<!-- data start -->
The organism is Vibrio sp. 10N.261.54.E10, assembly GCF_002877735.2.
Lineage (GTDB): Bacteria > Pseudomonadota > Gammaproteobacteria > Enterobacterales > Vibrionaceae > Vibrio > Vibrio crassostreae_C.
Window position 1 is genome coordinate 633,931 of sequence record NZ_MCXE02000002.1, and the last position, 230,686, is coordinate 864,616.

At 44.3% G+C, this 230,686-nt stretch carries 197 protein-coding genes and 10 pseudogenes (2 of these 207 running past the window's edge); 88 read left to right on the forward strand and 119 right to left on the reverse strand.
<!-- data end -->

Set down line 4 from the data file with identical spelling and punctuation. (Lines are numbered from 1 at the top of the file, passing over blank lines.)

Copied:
At 44.3% G+C, this 230,686-nt stretch carries 197 protein-coding genes and 10 pseudogenes (2 of these 207 running past the window's edge); 88 read left to right on the forward strand and 119 right to left on the reverse strand.